'MIDI power stealing'
I'm working on a MIDI project.
For those of you not familiar with MIDI, it stands for Musical
Instrument Device Interface, and it's a simple serial protocol at
31.25 Kbaud for communicating between musical instruments.
My project is a simple one: part of the information in a MIDI "key
on" message is the velocity with which the key is pressed. A friend
has a keyboard he really likes, but which can't sense velocity, so
it sends out a fixed value for the velocity. He wants this replaced
with a larger number, so that the synthesizer receiving the data
will think that the keys have really been hammered. Loud Is Good.
The project is done, but I'd like to make One More Improvment:
eliminating the need for an external power source.
I know this is possible, the friend I'm doing this project for has
a MIDI filters that doesn't have batteries. Looking at the MIDI
spec, I should be able to extract +5v and GND from pins 5 and 2
(although I'm violating the spec and risking introduction of a
ground loop by doing so). There should be about 22mA available.
I'm running a 16C63 at 2MHz (should only need <5mA), a 74ALS04
(should only need about 5mA max), and the MIDI-required optoisolator
(don't have a spec sheet handy, but it's under 5mA). I have one
blinkenlight using about 1mA.
It doesn't work. As far as I can tell, the PIC continually resets
itself. And this is without anything attached to the MIDI-OUT and
MIDI-THRU sockets, which would result in even more power drain.
I'm just on the verge of making this thing use batteries instead.
If anyone has solved this problem (or knows that it's insoluble),
I'd be grateful for any suggestions you might have.
I have a Portman PC midiman , which is an external MP401 midi controller
that connects to a PC LPT port. It has a selector switch to use it with or
without an additional power supply. It works fine for me with out a power
supply. I opened it up and it appears to be drawing power from the LPT port.
This is not much help, however along with about 6 IC's there are also 2
At 08:36 AM 7/17/97 -0700, you wrote:
>I'm working on a MIDI project.
>For those of you not familiar with MIDI, it stands for Musical
>Instrument Device Interface, and it's a simple serial protocol at
>31.25 Kbaud for communicating between musical instruments.
>I'm just on the verge of making this thing use batteries instead.
>If anyone has solved this problem (or knows that it's insoluble),
>I'd be grateful for any suggestions you might have.
It may be possiable using a diode and capacitor as a charge pump (Its common
on rs232) this would only violate the recption end and you could do away with
the recpition opto coupler and replace with a general pourpose transistor.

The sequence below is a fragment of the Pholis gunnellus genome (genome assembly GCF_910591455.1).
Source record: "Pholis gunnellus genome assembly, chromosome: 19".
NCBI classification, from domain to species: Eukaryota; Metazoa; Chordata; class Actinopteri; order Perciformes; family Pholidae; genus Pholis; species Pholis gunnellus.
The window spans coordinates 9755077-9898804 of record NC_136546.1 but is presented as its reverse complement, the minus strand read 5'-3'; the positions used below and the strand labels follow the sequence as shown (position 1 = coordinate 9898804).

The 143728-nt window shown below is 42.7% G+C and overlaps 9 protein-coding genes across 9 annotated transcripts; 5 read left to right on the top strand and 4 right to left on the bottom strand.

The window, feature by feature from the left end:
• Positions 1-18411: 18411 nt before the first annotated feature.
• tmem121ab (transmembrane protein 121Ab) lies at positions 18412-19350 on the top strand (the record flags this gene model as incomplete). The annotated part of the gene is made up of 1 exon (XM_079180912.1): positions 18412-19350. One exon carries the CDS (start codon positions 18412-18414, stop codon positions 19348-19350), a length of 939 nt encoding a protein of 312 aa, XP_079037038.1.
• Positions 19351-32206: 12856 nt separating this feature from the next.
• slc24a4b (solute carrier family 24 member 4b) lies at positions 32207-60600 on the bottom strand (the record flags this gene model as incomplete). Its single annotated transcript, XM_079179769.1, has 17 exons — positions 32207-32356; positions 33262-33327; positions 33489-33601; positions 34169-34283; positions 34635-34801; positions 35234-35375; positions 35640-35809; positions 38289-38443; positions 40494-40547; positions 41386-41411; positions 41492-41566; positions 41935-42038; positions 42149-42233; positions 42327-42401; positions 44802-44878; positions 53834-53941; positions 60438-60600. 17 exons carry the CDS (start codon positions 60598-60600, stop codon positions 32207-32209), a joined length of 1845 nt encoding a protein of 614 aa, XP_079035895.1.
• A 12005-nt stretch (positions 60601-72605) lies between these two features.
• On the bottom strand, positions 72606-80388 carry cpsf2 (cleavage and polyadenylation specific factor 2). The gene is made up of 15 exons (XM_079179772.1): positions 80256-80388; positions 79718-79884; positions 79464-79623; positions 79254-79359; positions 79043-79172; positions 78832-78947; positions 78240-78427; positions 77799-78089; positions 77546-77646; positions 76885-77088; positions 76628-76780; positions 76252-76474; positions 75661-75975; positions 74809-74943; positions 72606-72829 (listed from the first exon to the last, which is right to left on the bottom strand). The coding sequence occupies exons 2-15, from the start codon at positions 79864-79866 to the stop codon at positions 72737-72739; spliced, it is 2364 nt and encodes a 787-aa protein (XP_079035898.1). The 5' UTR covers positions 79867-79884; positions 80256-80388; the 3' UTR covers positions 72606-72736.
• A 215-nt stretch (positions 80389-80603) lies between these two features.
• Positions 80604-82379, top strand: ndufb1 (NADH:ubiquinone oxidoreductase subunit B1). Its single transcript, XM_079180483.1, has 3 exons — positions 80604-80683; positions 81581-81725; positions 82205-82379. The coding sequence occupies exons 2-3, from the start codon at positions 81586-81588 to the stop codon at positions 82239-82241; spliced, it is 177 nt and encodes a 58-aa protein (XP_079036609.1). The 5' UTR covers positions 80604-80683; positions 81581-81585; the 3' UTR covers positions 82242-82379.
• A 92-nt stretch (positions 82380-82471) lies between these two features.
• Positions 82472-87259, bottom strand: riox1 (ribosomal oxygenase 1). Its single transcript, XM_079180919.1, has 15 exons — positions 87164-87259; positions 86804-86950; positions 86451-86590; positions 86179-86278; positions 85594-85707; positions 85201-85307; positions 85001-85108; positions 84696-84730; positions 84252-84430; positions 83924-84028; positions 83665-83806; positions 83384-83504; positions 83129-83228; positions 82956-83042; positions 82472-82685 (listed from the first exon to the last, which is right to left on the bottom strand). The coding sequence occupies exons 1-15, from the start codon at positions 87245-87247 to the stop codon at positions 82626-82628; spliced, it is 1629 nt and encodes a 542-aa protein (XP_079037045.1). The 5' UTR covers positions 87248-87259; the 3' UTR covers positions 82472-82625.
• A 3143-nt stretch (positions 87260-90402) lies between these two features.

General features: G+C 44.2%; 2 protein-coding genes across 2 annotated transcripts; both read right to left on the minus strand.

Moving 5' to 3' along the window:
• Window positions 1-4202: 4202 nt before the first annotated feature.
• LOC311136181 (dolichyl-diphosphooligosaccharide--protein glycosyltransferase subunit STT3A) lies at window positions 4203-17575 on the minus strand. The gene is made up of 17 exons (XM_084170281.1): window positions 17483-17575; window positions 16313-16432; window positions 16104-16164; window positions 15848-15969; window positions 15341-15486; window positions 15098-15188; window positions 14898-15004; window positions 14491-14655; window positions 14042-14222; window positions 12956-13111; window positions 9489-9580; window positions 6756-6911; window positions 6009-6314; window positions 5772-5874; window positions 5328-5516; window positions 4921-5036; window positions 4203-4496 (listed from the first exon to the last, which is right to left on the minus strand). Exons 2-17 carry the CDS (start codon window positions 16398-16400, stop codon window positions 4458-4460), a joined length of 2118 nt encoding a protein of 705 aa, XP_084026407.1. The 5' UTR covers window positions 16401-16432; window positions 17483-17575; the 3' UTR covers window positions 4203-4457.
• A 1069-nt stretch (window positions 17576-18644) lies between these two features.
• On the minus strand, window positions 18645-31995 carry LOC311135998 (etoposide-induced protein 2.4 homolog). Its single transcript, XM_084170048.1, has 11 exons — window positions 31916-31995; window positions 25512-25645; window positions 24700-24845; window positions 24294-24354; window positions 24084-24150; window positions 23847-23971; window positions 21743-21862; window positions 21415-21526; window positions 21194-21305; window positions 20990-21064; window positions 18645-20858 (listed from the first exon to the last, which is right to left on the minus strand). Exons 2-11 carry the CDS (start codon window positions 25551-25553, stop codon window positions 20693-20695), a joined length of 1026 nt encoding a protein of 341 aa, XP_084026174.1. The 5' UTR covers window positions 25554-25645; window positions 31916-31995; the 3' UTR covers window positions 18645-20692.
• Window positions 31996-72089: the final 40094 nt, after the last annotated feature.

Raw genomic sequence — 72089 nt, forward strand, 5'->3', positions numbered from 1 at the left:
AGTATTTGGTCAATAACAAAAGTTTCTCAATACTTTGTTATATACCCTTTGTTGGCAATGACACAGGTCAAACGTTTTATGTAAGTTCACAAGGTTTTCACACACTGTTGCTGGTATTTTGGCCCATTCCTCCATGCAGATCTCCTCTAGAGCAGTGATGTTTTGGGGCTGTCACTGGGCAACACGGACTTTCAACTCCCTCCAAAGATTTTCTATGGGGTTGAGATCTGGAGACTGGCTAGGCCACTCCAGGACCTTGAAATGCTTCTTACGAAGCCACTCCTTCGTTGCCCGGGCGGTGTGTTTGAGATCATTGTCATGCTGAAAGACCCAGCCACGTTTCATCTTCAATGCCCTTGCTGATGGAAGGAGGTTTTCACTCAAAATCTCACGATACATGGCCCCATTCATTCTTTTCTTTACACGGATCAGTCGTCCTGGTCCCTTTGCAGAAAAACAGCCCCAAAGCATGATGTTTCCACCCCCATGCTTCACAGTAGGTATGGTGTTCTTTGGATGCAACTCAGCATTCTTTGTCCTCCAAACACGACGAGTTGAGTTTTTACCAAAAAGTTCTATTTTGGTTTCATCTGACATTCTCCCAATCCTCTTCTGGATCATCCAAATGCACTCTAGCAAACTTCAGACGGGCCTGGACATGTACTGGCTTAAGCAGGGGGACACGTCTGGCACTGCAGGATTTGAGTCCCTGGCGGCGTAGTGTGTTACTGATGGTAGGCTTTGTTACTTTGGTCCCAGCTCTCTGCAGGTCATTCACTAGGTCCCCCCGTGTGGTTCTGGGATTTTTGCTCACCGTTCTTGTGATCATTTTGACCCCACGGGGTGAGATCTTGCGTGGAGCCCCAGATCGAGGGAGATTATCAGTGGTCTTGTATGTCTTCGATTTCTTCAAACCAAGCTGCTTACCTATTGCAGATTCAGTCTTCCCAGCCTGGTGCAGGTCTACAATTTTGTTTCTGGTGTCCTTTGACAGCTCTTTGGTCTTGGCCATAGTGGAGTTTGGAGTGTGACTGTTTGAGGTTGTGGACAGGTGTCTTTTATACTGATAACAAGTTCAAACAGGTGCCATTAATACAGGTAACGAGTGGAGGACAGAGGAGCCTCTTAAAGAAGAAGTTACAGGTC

This would reduce the ammount of consumed current taken by the reciver led.
The capacitor would be required to hold sufficent charge to enable opperation
of the downstream LED
one minor snag if midi transmission device complies properly then a 220R
resistor is in series with both pin 2 and pin 5 before the oto connector this
limits the current available to a short to 5v / 440R (11mA) the same thing
should be presant on the reciving diode further reducing the LED current to
5.5 mA assuming the LED has Vf of 0v in practice its less than this.
I am not good at drawing circuits in ASCII but here goes (untested but the
idea should work)
midi in hi_____R_____D_________________________C+ power +ve
l_____b l_________________Pic input
midi in lo_l____________________________________C- power -ve
The diode should be a fast one or shocktty due to data speed (11DQ04) or
equiv the NPN could be 2N2222 and the base resistor and emmitter resistors
about 10K a 100R powersupply feed resistor could be used but this may need
adjusting to suit. The value of capacitor would need careful selection to
avoid overloading the output but if it is too small there would be too small
a charge to power the output LED for the duration of the transmitted signal.
Some untested food for thaught Steve......
> From: Brian Scearce
> I know this is possible, the friend I'm doing this project for has
> a MIDI filters that doesn't have batteries. Looking at the MIDI
> spec, I should be able to extract +5v and GND from pins 5 and 2
> (although I'm violating the spec and risking introduction of a
> ground loop by doing so). There should be about 22mA available.
> It doesn't work. As far as I can tell, the PIC continually resets
> itself. And this is without anything attached to the MIDI-OUT and
> MIDI-THRU sockets, which would result in even more power drain.
Pin 2 (assuming a "standard" 9 pin) is Receive Data and Pin 5 is
Signal Ground. Wouldn't trying to swipe power from a data line
either bugger the data or give you an intermittent power source.
Since what you're describing sounds like an intermittent power
source, I wondering if you could swipe the power from pin 6
(Data Set Ready). On some systems DSR is simply pulled
high and left there.
Image Logic Corporation
Byron A Jeff
While MIDI is a serial protocol. It's completely unlike standard RS-232.
To prevent ground loops each connection is optoisolated. Typically this
is done by passing a current limited +5 and wiggling the other line
between Ground and Open.
Brian, it could be just a simple as the fact that GND isn't passed though
pin 2. The MIDI projects I've done didn't have ground passed on the shield.
Since you can't gurantee it you may want to look elsewhere for power.
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